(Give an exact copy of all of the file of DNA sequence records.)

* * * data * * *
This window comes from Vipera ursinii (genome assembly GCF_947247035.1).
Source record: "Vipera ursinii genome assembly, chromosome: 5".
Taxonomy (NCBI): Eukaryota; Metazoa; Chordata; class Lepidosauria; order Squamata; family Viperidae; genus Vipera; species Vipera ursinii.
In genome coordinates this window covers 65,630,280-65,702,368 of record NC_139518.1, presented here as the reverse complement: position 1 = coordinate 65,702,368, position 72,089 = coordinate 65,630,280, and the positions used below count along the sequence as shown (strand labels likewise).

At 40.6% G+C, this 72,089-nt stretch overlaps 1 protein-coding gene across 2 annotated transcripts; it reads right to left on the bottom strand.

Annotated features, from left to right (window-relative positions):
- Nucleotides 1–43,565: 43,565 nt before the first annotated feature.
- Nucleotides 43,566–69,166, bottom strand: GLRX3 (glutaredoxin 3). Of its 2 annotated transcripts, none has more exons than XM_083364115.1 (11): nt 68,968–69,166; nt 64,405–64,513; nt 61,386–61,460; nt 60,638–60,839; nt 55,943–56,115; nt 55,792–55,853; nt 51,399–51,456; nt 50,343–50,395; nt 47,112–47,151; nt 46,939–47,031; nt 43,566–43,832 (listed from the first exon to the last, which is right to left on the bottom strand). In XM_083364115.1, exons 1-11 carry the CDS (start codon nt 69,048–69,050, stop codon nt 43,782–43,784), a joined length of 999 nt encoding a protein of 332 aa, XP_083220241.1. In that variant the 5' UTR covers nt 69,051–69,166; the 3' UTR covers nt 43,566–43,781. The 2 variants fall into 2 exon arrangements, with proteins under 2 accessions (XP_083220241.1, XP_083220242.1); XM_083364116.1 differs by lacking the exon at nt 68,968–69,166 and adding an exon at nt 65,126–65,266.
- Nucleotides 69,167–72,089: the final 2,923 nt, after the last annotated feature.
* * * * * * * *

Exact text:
This window comes from Vipera ursinii (genome assembly GCF_947247035.1).
Source record: "Vipera ursinii genome assembly, chromosome: 5".
Taxonomy (NCBI): Eukaryota; Metazoa; Chordata; class Lepidosauria; order Squamata; family Viperidae; genus Vipera; species Vipera ursinii.
In genome coordinates this window covers 65,630,280-65,702,368 of record NC_139518.1, presented here as the reverse complement: position 1 = coordinate 65,702,368, position 72,089 = coordinate 65,630,280, and the positions used below count along the sequence as shown (strand labels likewise).

At 40.6% G+C, this 72,089-nt stretch overlaps 1 protein-coding gene across 2 annotated transcripts; it reads right to left on the bottom strand.

Annotated features, from left to right (window-relative positions):
- Nucleotides 1–43,565: 43,565 nt before the first annotated feature.
- Nucleotides 43,566–69,166, bottom strand: GLRX3 (glutaredoxin 3). Of its 2 annotated transcripts, none has more exons than XM_083364115.1 (11): nt 68,968–69,166; nt 64,405–64,513; nt 61,386–61,460; nt 60,638–60,839; nt 55,943–56,115; nt 55,792–55,853; nt 51,399–51,456; nt 50,343–50,395; nt 47,112–47,151; nt 46,939–47,031; nt 43,566–43,832 (listed from the first exon to the last, which is right to left on the bottom strand). In XM_083364115.1, exons 1-11 carry the CDS (start codon nt 69,048–69,050, stop codon nt 43,782–43,784), a joined length of 999 nt encoding a protein of 332 aa, XP_083220241.1. In that variant the 5' UTR covers nt 69,051–69,166; the 3' UTR covers nt 43,566–43,781. The 2 variants fall into 2 exon arrangements, with proteins under 2 accessions (XP_083220241.1, XP_083220242.1); XM_083364116.1 differs by lacking the exon at nt 68,968–69,166 and adding an exon at nt 65,126–65,266.
- Nucleotides 69,167–72,089: the final 2,923 nt, after the last annotated feature.